YMOND -- Kameron Dean Hanson will receive his Eagle Scout award at 2 p.m. Saturday at Bethany Reformed Church in Clara City. The Eagle Scout rank is the highest honor awarded by the Boy Scouts. To earn it, the scout must earn 21 merit badges and plan, develop and give leadership to others in a service project that is beneficial to the community, church or school. Hanson, a senior at MACCRAY High School in Clara City, built 60 replacement keyboard covers for the MACCRAY Elementary school computer labs.
BOSTON -- We are taking my grandmother's china out for a spin. The plates, cups and saucers, wrapped carefully like ancient artifacts, will make their annual pilgrimage one doorway and one generation down the street from my aunt's house to my own. On Thanksgiving, four generations will eat off the dishes of a fifth, although this year the people finally outnumber the place settings and the youngest quartet will be safely relegated to plastic plates and sippy cups. I am not a china kind of hostess, but I was awarded temporary custody of these dishes when I inherited Thanksgiving.
Along with such creations as American POWs still being held in Vietnam and the Bill Clinton drug-smuggling operation at a remote Arkansas air strip, the unhinged right wing has now invented the myth that Democratic members of Congress have called President Bush "a liar" about Iraq. An insistent computer search by myself and a Washington Post researcher can come up with no such accusation. That's prudent. After all, it's not clear if Bush lied about Iraq or he was merely the "useful idiot" of those who did. The term "useful idiot" is not a reflection of IQ.
WASHINGTON -- Let's be good cosmopolitans and offer sociological explanations rather than moral judgments about students, The Washington Post reports, having sex during the day in high schools. Sociology discerns connections, and there may be one between the fact that teenagers are relaxing from academic rigors by enjoying sex in the school auditorium, and the fact that Americans in public soon will be able to watch pornography, and prime-time television programs such as "Desperate Housewives" -- and, for the high-minded, C-SPAN -- on their cell phones and video iPods.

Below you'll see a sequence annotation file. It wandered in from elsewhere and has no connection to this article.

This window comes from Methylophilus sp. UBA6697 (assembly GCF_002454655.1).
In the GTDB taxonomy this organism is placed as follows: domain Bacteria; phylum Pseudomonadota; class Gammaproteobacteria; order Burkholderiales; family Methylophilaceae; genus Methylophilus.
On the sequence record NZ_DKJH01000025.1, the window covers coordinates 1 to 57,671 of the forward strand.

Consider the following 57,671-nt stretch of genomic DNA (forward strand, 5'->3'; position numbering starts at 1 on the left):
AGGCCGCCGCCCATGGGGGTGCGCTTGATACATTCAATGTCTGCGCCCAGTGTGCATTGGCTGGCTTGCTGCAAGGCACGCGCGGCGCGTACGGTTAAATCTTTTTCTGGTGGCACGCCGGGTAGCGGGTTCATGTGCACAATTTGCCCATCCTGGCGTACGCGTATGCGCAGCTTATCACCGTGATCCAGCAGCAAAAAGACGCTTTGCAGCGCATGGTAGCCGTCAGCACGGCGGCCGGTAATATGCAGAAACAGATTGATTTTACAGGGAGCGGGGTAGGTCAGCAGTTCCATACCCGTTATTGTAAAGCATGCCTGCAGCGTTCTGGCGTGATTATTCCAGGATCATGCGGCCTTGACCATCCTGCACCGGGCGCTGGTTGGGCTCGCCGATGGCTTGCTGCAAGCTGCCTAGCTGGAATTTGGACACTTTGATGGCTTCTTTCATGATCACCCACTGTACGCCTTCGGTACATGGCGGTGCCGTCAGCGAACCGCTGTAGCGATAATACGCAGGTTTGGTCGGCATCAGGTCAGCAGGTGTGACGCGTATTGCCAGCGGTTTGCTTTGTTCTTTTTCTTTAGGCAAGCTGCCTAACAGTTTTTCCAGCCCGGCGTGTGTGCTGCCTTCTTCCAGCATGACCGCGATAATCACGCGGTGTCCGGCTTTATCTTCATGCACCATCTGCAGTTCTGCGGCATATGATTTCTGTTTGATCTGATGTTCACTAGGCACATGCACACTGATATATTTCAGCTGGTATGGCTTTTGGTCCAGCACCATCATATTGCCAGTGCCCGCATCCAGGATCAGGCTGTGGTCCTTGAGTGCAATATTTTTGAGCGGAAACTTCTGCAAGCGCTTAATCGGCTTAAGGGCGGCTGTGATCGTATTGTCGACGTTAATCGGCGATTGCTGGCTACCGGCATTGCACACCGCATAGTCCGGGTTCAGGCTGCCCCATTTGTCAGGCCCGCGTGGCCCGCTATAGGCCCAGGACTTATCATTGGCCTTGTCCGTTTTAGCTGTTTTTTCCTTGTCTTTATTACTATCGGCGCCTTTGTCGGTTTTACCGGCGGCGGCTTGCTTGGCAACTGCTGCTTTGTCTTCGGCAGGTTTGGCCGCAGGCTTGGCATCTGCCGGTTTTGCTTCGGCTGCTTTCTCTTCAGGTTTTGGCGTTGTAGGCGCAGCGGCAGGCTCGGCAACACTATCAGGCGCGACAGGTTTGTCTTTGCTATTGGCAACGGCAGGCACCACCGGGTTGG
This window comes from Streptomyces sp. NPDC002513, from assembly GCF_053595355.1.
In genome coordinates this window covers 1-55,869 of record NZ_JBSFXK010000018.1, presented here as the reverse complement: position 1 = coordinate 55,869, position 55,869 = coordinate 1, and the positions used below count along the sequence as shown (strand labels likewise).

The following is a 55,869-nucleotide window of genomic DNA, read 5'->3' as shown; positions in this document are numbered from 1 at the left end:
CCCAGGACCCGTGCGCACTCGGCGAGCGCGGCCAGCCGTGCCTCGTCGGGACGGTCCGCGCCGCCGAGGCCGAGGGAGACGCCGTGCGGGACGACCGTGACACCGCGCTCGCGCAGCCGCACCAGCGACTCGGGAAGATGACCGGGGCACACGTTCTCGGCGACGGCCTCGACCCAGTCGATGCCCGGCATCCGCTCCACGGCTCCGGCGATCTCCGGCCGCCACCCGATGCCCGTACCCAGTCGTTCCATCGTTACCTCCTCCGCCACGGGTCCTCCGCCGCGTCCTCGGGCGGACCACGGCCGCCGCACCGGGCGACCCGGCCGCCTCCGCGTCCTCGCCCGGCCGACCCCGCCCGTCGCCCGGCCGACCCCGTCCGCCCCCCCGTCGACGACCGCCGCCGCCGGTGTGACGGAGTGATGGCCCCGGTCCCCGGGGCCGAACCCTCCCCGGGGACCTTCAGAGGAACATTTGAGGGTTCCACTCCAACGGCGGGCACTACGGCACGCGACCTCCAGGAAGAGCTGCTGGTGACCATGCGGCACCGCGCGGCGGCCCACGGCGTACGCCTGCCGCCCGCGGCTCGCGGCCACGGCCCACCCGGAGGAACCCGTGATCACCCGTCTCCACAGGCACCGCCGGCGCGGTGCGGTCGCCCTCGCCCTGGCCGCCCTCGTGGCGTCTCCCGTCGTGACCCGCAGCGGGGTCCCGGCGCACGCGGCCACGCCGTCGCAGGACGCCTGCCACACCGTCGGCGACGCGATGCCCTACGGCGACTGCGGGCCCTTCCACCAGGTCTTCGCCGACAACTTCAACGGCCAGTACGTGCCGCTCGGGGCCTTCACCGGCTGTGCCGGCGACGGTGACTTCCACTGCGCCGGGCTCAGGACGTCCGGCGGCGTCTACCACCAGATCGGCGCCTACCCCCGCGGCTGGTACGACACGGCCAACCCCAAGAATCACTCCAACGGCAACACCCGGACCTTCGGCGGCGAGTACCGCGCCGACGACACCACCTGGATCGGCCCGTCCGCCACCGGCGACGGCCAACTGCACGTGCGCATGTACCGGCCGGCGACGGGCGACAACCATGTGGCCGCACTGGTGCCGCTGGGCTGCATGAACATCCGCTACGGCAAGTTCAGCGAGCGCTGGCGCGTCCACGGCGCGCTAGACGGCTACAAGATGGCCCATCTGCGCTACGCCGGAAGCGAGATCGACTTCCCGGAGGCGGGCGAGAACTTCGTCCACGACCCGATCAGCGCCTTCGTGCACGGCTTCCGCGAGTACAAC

You have to wonder -- about a second or two -- what Senate Republicans would be saying if polls showed that most Americans overwhelmingly support the war in Iraq. Would they be scrambling toward the defeatist, anti-war side of the political aisle, as they did Tuesday by passing a resolution that suggests a weakening of resolve? Not likely. Instead, they'd be elbowing each other for talking-head time to reiterate all the reasons they supported the war in the first place.
The debate over the Iraq War reached a new level this week. Washington was rocked Thursday as long-time hawk and influential Democrat John Murtha called for the immediate withdrawal of troops from Iraq. The Pennsylvania congressman simply said "it's time to bring them home." President Bush and Vice President Cheney spent the week assailing some Democrats for accusing the administration of manipulating pre-war intelligence on Iraq.
WASHINGTON -- This will be remembered as the week that President Bush lost control over the Iraq War debate. His administration has perhaps six months to get things right. If the situation in Iraq fails to improve significantly, public pressure for withdrawal will become irresistible. There was a political thunderclap across the capital on Thursday when Rep. John Murtha -- Marine veteran, defense specialist, longtime hawk, and traditional supporter of presidential prerogatives in foreign policy -- called for pulling American troops out of Iraq.
It's time for West Central Minnesota citizens speak up to fight proposed federal budget cuts in social programs. All the counties in the region would feel the impact of the $50 billion in cuts proposed under a bill in Congress.
Today is the Great American Smokeout -- it's a great time for smokers to take the first step of quitting. The Great American Smokeout is a unique Minnesota-originated affair, inspired by the late Lynn Smith, editor of the Monticello Times. He founded Don't Smoke Days in 1974 in Monticello and Minnesota, which led to the widely observed November day that has raised awareness of the health hazards of smoking. The Great American Smokeout encourages smokers to quit for a day -- and then take it one day at a time.